The 10,000 hour principle is one we often hear in relation to airline pilots. Personally, when I’m jetting off on my summer holidays to ‘Someplace by the Sea’, I take great comfort in knowing that the pilot flying the plane has done it at least a few hundred times. I’m not that keen on tannoy announcements that say: “Good afternoon everyone, Bob Simpson here and I’m your Captain today. I’ve only done this a few times, but I’m sure everything will go swimmingly. Emergency exits are located …”.

At what point do we pass the faith test? Does a teacher really have to clock up an apprenticeship of 10,000 hours of teaching to be considered a good, solid reliable pilot that is going to get the plane up, fly it and land it safely each lesson?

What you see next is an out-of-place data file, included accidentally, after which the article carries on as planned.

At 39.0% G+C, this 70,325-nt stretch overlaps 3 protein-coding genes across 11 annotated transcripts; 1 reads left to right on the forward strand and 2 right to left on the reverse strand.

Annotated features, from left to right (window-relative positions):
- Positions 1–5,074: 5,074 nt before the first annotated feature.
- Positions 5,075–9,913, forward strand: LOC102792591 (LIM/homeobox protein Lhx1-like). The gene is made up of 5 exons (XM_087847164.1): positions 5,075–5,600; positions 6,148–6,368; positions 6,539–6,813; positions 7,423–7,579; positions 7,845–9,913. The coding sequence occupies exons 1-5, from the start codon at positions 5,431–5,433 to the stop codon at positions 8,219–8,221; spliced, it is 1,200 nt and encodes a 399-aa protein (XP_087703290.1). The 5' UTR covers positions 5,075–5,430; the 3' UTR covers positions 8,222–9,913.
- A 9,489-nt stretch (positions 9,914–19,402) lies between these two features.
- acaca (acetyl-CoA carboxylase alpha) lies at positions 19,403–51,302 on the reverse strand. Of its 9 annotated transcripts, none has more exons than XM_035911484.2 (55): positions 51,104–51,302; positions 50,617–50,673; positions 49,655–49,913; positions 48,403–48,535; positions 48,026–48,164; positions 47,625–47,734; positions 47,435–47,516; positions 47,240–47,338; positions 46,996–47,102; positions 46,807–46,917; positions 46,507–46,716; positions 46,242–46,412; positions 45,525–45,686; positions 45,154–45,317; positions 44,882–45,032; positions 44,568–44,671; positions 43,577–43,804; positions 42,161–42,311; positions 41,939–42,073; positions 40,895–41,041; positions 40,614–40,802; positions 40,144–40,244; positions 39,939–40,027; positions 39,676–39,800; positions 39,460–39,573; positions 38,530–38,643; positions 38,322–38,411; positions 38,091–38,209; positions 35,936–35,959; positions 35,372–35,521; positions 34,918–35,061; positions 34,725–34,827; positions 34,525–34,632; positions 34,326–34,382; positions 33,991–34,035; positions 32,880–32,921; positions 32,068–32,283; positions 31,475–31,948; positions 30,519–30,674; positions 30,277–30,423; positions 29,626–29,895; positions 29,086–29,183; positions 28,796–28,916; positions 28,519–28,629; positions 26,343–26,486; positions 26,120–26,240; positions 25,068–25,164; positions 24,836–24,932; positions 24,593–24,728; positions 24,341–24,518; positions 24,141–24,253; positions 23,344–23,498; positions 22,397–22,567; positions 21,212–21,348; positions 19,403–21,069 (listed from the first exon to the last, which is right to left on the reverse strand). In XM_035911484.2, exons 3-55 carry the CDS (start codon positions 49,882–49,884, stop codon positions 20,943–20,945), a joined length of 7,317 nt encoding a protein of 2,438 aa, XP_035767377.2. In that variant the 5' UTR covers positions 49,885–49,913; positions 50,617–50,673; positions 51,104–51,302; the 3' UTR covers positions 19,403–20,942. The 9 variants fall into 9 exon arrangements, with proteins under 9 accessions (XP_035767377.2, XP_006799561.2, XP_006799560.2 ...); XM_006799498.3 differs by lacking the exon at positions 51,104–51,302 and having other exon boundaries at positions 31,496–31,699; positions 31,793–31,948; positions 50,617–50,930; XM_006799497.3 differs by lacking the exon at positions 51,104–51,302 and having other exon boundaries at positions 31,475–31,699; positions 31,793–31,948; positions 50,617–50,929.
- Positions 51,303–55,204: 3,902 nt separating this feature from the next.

In the book Outliers, author Malcolm Gladwell claims that it takes roughly ten thousand hours of practice to achieve mastery in a field. The 10,000 hour rule has been questioned as to whether it applies to all crafts and whether someone could perform at expert level with far fewer hours.  

Make it 50,000?

The ten-year/10,000 hour-rule was first proposed in research by Herbert Simon and Bill Chase in 1973, when they looked into the perceptual-cognitive processes associated with skilled performance in chess. They estimated that the average time taken between someone first learning the rules of chess and then becoming a Grandmaster was 10 years, but this extended up to 50,000 hours. Personally, if someone is going to operate on me then I’m looking at the 50,000 end of the scale.